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Tuesday, April 23, 2024

Support for Parents of Children with Disabilities

Rhonda White, mother of four, says her youngest daughter has a beautiful smile and spirit and is a social butterfly who keeps all of the people around her laughing, especially her siblings. She has rhythmic ability, enjoys music and playing instruments and is a dancing machine. White described her as a great problem solver who knows what she wants. She was also diagnosed with a rare syndrome: Cornelia de Lange Syndrome (CdLS), a developmental disorder that can include growth delays and intellectual disability.

Today White is the Family and Community Engagement Coordinator and Program Coordinator of Family Ties of DC (FTDC), a program of Quality Trust for Individuals With Disabilities, which matches DC parents with other parents for connection, support and information.

“Over these sixteen years, I would not have been able to support my family without the knowledge and support of other parents who shared the ups and downs of their lives to support and advocate for their families,” White said. “I understand personally and professionally the power of parents of children with disabilities is what makes us such a great resource of support and advocacy.”

She remembers how much she needed support and help in learning how to parent with a different perspective.

“I always believe that as a parent, it doesn’t matter if it’s a child with or without disabilities, they all need support,” White said, “They just need all different forms and levels, and types of support.”  In DC, it can be challenging for parents of children with disabilities to gain access to appropriate community services for their children, said White.

White got involved with Quality Trust after struggling to find these resources herself after receiving her daughter’s diagnosis.

Bridging the Gap
Quality Trust for Individuals With Disabilities (4301 Connecticut Ave. NW, Unit 310) is an organization that offers support and advocacy for individuals with disabilities of all ages in the District. The organization has a distinct focus on working with families and on looking for creative ways to bridge the gap between differences and make the most of each individual’s abilities.

The work is really centered on the children and young people whose interests are being served. Tina Campanella has been the CEO of Quality Trust for 18 years. She has been interested in this advocacy work since she started babysitting for children with disabilities as a teenager.

One of the children in particular stands out in her memory to this day.

“It really just sort of became clear to me that his challenge in life was that the world around him expected him to understand and conform to the world as they saw it,” Campanella recalled. “In my mind, we should have spent a lot more time trying to understand how he saw the world, why he didn’t conform and use our skills as people who could understand both worlds to bridge and help make it easier for him to get from where he was to where everybody else wanted him to be.”

Campanella said what makes Quality Trust special is its commitment to assisting all individuals in the community by providing a wealth of knowledge and resources that help young people bridge those worlds.

“One of the biggest challenges that I’ve seen with families in the community is that they try and get help, but everywhere they turn people are saying, “We don’t do exactly that,’” Campanella said. “Quality Trust is that place where you can come to, where we have some expertise, so we can help shortcut the family’s learning curve by helping them understand some of the ways in which the system works.”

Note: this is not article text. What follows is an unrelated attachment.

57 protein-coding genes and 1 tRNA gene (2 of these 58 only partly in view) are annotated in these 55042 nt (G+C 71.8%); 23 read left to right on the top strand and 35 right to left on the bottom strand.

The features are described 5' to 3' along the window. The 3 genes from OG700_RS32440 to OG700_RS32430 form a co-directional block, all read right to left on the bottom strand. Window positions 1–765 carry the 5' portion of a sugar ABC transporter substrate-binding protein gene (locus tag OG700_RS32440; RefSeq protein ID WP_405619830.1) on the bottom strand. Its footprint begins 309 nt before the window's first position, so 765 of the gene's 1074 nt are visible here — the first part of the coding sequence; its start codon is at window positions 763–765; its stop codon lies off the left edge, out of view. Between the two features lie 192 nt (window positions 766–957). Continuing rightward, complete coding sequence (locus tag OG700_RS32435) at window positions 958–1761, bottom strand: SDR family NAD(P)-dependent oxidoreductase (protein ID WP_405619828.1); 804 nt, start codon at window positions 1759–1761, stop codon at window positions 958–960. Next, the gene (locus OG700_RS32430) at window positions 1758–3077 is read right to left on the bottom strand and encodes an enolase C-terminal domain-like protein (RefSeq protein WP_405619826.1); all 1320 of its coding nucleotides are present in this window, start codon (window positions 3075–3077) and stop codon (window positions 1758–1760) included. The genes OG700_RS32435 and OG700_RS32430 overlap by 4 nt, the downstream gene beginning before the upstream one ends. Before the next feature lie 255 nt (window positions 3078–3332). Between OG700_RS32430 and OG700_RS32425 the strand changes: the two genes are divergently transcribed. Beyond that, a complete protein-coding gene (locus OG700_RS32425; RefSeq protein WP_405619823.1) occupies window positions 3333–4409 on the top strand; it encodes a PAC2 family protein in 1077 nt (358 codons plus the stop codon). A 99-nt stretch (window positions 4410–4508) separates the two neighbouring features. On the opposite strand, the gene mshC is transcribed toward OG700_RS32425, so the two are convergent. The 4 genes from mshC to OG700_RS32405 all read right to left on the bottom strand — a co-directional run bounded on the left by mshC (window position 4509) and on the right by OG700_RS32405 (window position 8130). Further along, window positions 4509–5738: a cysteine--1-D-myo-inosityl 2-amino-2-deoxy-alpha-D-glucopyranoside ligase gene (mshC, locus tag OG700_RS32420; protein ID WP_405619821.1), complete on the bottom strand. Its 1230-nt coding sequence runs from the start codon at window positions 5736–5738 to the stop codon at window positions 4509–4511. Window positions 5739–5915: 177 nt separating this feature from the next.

The Benefit of Experience
Fern Clark is a parent and an advocate who became involved with Quality Trust as a way to help support parents and share knowledge. Her daughter is heavily involved with community organizations and activities, from Special Olympics bowling to cheerleading, dance and basketball as well as the Edlavitch Jewish Community Center of DC and Art Works at Next Level Academy in the District.

Clark said her experience as an advocate and as a parent of a child with Down syndrome has helped her to help other parents navigate the various agency and institutional systems. She currently serves as a Family Ties of DC support parent working with families across the District. In that role she does advocacy work for people with disabilities and shares knowledge and experience with parents.

“There are lots of things that you want for your child or adult with disabilities, lots of things and experiences you would like them to have,” Clark said, remembering the first days of her search for assistance. “You don’t really know that system and understand the procedures in the process to get the help and the services that they need.”

“That’s where we come in as caregivers —we have managed and maneuvered the system.”

You can learn more about Quality Trust and their services by visiting their website at QualityTrust.org.

Join us at one of the information sessions about the Family Ties of DC, DC is a “new” parent to parent program in the Nation’s Capital to connect parents who have a child(ren) with a disability will be matched with a parent of a child with a disability who has been on their parenting journey for intentional emotional and informational support.

Sarah Payne is a History and Neuroscience student at The University of Michigan interning with HillRag. She writes for and serves as an assistant news editor for Michigan’s student newspaper, The Michigan Daily. You can reach her at sarahp@hillrag.com.

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